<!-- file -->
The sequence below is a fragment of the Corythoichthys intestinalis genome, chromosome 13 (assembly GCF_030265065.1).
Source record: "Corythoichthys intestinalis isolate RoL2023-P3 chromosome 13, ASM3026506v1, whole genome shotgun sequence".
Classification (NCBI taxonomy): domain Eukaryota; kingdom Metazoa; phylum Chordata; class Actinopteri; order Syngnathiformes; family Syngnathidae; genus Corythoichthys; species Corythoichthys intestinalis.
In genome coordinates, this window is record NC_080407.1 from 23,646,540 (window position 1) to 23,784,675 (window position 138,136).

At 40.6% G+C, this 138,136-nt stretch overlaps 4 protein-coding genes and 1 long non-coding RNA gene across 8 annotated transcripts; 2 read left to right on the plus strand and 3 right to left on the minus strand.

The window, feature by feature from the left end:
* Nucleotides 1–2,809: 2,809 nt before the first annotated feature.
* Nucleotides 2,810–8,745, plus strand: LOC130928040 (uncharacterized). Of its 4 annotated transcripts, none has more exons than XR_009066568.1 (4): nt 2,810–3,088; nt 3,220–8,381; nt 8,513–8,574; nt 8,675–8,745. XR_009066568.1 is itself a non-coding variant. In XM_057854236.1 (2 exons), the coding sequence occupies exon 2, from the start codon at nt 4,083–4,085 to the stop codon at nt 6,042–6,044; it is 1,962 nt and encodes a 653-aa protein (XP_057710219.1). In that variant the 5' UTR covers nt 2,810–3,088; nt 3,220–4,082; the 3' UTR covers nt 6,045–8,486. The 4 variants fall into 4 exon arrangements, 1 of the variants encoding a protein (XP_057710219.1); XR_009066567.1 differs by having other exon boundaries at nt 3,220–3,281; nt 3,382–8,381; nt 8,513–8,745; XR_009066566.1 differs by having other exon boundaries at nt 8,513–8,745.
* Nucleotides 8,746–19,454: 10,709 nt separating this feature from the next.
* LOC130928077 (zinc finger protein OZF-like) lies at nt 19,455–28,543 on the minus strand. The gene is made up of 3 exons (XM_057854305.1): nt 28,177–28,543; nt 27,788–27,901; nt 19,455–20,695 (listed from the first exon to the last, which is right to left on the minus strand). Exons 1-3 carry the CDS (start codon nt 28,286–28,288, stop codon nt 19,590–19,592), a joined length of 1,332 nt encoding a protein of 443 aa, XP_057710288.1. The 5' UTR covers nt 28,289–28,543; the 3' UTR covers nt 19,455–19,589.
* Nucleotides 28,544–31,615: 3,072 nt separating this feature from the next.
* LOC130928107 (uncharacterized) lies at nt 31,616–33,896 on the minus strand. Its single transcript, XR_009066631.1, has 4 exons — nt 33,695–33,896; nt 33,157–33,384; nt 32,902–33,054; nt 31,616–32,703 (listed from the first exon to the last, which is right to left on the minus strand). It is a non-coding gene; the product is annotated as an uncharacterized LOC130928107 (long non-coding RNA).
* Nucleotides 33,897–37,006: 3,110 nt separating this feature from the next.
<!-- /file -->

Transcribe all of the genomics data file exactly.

The sequence below is a fragment of the Corythoichthys intestinalis genome, chromosome 13 (assembly GCF_030265065.1).
Source record: "Corythoichthys intestinalis isolate RoL2023-P3 chromosome 13, ASM3026506v1, whole genome shotgun sequence".
Classification (NCBI taxonomy): domain Eukaryota; kingdom Metazoa; phylum Chordata; class Actinopteri; order Syngnathiformes; family Syngnathidae; genus Corythoichthys; species Corythoichthys intestinalis.
In genome coordinates, this window is record NC_080407.1 from 23,646,540 (window position 1) to 23,784,675 (window position 138,136).

At 40.6% G+C, this 138,136-nt stretch overlaps 4 protein-coding genes and 1 long non-coding RNA gene across 8 annotated transcripts; 2 read left to right on the plus strand and 3 right to left on the minus strand.

The window, feature by feature from the left end:
* Nucleotides 1–2,809: 2,809 nt before the first annotated feature.
* Nucleotides 2,810–8,745, plus strand: LOC130928040 (uncharacterized). Of its 4 annotated transcripts, none has more exons than XR_009066568.1 (4): nt 2,810–3,088; nt 3,220–8,381; nt 8,513–8,574; nt 8,675–8,745. XR_009066568.1 is itself a non-coding variant. In XM_057854236.1 (2 exons), the coding sequence occupies exon 2, from the start codon at nt 4,083–4,085 to the stop codon at nt 6,042–6,044; it is 1,962 nt and encodes a 653-aa protein (XP_057710219.1). In that variant the 5' UTR covers nt 2,810–3,088; nt 3,220–4,082; the 3' UTR covers nt 6,045–8,486. The 4 variants fall into 4 exon arrangements, 1 of the variants encoding a protein (XP_057710219.1); XR_009066567.1 differs by having other exon boundaries at nt 3,220–3,281; nt 3,382–8,381; nt 8,513–8,745; XR_009066566.1 differs by having other exon boundaries at nt 8,513–8,745.
* Nucleotides 8,746–19,454: 10,709 nt separating this feature from the next.
* LOC130928077 (zinc finger protein OZF-like) lies at nt 19,455–28,543 on the minus strand. The gene is made up of 3 exons (XM_057854305.1): nt 28,177–28,543; nt 27,788–27,901; nt 19,455–20,695 (listed from the first exon to the last, which is right to left on the minus strand). Exons 1-3 carry the CDS (start codon nt 28,286–28,288, stop codon nt 19,590–19,592), a joined length of 1,332 nt encoding a protein of 443 aa, XP_057710288.1. The 5' UTR covers nt 28,289–28,543; the 3' UTR covers nt 19,455–19,589.
* Nucleotides 28,544–31,615: 3,072 nt separating this feature from the next.
* LOC130928107 (uncharacterized) lies at nt 31,616–33,896 on the minus strand. Its single transcript, XR_009066631.1, has 4 exons — nt 33,695–33,896; nt 33,157–33,384; nt 32,902–33,054; nt 31,616–32,703 (listed from the first exon to the last, which is right to left on the minus strand). It is a non-coding gene; the product is annotated as an uncharacterized LOC130928107 (long non-coding RNA).
* Nucleotides 33,897–37,006: 3,110 nt separating this feature from the next.